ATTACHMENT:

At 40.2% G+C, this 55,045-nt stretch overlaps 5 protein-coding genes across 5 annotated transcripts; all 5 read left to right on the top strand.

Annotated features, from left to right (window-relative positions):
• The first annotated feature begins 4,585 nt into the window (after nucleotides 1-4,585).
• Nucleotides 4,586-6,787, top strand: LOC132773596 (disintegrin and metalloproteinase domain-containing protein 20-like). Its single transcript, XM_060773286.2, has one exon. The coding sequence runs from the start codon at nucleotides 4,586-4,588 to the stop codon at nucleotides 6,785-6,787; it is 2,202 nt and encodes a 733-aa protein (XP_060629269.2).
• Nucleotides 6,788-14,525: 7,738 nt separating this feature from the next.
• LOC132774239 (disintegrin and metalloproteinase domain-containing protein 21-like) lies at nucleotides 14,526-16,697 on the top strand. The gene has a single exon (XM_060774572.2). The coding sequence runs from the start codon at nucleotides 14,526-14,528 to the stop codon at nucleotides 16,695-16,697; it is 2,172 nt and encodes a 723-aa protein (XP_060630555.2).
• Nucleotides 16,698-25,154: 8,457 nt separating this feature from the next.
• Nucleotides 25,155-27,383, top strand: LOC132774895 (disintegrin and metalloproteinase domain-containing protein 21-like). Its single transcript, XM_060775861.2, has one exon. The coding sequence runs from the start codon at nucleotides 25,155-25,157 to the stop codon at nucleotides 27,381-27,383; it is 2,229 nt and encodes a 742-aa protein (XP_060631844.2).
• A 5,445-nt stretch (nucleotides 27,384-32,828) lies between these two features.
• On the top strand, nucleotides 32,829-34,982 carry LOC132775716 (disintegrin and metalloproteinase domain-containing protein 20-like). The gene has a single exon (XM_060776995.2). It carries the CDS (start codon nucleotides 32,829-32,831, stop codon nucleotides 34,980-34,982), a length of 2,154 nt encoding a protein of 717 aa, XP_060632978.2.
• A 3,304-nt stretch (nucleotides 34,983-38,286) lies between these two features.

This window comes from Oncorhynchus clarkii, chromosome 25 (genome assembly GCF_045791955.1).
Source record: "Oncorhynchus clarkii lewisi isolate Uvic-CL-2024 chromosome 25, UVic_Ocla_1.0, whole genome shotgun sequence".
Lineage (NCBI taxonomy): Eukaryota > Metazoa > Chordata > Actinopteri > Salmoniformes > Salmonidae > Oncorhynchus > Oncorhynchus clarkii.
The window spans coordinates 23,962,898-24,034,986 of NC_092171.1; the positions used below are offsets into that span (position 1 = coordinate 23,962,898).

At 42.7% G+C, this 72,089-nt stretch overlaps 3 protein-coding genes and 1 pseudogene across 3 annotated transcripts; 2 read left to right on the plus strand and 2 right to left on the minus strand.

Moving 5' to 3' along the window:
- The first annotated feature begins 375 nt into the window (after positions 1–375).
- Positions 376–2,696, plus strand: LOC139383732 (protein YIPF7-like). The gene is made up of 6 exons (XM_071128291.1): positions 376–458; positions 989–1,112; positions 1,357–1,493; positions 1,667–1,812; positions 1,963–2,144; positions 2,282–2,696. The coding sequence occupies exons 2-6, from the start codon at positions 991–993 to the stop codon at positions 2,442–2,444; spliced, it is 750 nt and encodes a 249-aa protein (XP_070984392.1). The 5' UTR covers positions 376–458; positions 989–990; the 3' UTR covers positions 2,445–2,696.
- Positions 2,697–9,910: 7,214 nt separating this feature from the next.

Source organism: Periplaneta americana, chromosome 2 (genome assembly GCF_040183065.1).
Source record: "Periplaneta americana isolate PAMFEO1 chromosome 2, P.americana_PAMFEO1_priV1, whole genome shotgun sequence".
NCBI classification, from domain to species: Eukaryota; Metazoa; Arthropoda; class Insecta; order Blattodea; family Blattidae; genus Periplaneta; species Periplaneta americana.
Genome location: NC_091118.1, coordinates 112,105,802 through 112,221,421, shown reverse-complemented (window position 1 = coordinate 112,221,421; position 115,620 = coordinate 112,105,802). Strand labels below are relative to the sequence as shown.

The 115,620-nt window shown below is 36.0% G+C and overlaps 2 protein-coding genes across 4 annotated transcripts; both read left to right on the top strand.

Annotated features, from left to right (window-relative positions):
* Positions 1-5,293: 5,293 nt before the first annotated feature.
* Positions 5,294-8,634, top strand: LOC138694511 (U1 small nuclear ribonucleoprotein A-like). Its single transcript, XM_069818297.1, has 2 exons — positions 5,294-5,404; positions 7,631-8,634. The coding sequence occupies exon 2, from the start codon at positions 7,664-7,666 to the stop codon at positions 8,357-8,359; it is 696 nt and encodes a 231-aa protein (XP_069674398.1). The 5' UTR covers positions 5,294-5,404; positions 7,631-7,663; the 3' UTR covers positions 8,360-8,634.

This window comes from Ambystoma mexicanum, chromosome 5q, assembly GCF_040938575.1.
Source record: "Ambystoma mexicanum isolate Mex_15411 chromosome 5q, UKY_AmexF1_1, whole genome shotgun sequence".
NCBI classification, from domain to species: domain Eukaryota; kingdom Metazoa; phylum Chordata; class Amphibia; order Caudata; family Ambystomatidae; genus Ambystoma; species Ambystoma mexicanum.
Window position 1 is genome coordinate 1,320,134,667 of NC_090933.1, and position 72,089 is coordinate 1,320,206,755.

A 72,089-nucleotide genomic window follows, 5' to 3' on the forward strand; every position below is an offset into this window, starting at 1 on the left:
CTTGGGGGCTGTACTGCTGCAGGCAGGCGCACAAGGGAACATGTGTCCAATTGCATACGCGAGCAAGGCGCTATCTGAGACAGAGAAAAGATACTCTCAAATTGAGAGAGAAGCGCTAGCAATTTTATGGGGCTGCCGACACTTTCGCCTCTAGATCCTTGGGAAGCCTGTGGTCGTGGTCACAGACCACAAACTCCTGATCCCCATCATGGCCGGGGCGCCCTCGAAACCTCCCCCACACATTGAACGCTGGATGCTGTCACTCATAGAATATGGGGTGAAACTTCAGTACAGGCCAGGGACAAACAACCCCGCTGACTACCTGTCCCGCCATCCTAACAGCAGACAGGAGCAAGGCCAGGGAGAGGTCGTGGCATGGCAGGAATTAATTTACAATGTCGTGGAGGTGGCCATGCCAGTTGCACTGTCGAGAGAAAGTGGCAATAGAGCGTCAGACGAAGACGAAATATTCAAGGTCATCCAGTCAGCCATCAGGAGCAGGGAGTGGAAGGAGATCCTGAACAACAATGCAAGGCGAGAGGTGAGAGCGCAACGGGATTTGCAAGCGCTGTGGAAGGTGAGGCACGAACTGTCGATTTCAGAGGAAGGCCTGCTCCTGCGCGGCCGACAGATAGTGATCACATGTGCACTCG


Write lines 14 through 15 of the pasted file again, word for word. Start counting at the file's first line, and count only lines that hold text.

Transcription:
Lineage (NCBI taxonomy): Eukaryota > Metazoa > Chordata > Actinopteri > Salmoniformes > Salmonidae > Oncorhynchus > Oncorhynchus clarkii.
The window spans coordinates 23,962,898-24,034,986 of NC_092171.1; the positions used below are offsets into that span (position 1 = coordinate 23,962,898).